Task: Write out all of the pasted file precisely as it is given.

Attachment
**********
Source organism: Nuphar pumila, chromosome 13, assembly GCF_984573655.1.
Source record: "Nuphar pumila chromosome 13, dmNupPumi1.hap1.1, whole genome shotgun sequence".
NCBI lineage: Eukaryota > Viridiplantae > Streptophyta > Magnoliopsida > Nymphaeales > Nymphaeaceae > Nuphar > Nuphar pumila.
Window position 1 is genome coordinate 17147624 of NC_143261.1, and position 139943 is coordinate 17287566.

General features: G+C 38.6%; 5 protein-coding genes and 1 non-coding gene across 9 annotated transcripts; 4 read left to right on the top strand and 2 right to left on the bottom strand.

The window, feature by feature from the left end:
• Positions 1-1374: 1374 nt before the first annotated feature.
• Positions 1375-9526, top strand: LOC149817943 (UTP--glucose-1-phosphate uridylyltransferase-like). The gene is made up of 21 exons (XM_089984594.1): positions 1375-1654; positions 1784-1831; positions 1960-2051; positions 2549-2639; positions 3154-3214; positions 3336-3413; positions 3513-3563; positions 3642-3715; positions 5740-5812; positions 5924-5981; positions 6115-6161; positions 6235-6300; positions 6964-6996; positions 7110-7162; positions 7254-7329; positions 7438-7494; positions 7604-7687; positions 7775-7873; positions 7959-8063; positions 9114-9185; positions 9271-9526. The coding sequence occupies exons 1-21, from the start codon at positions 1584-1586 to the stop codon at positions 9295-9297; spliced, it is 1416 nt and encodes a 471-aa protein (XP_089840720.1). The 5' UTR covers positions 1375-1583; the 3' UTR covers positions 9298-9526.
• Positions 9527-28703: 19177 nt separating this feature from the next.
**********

Source organism: Nuphar pumila, chromosome 13, assembly GCF_984573655.1.
Source record: "Nuphar pumila chromosome 13, dmNupPumi1.hap1.1, whole genome shotgun sequence".
NCBI lineage: Eukaryota > Viridiplantae > Streptophyta > Magnoliopsida > Nymphaeales > Nymphaeaceae > Nuphar > Nuphar pumila.
Window position 1 is genome coordinate 17147624 of NC_143261.1, and position 139943 is coordinate 17287566.

General features: G+C 38.6%; 5 protein-coding genes and 1 non-coding gene across 9 annotated transcripts; 4 read left to right on the top strand and 2 right to left on the bottom strand.

The window, feature by feature from the left end:
• Positions 1-1374: 1374 nt before the first annotated feature.
• Positions 1375-9526, top strand: LOC149817943 (UTP--glucose-1-phosphate uridylyltransferase-like). The gene is made up of 21 exons (XM_089984594.1): positions 1375-1654; positions 1784-1831; positions 1960-2051; positions 2549-2639; positions 3154-3214; positions 3336-3413; positions 3513-3563; positions 3642-3715; positions 5740-5812; positions 5924-5981; positions 6115-6161; positions 6235-6300; positions 6964-6996; positions 7110-7162; positions 7254-7329; positions 7438-7494; positions 7604-7687; positions 7775-7873; positions 7959-8063; positions 9114-9185; positions 9271-9526. The coding sequence occupies exons 1-21, from the start codon at positions 1584-1586 to the stop codon at positions 9295-9297; spliced, it is 1416 nt and encodes a 471-aa protein (XP_089840720.1). The 5' UTR covers positions 1375-1583; the 3' UTR covers positions 9298-9526.
• Positions 9527-28703: 19177 nt separating this feature from the next.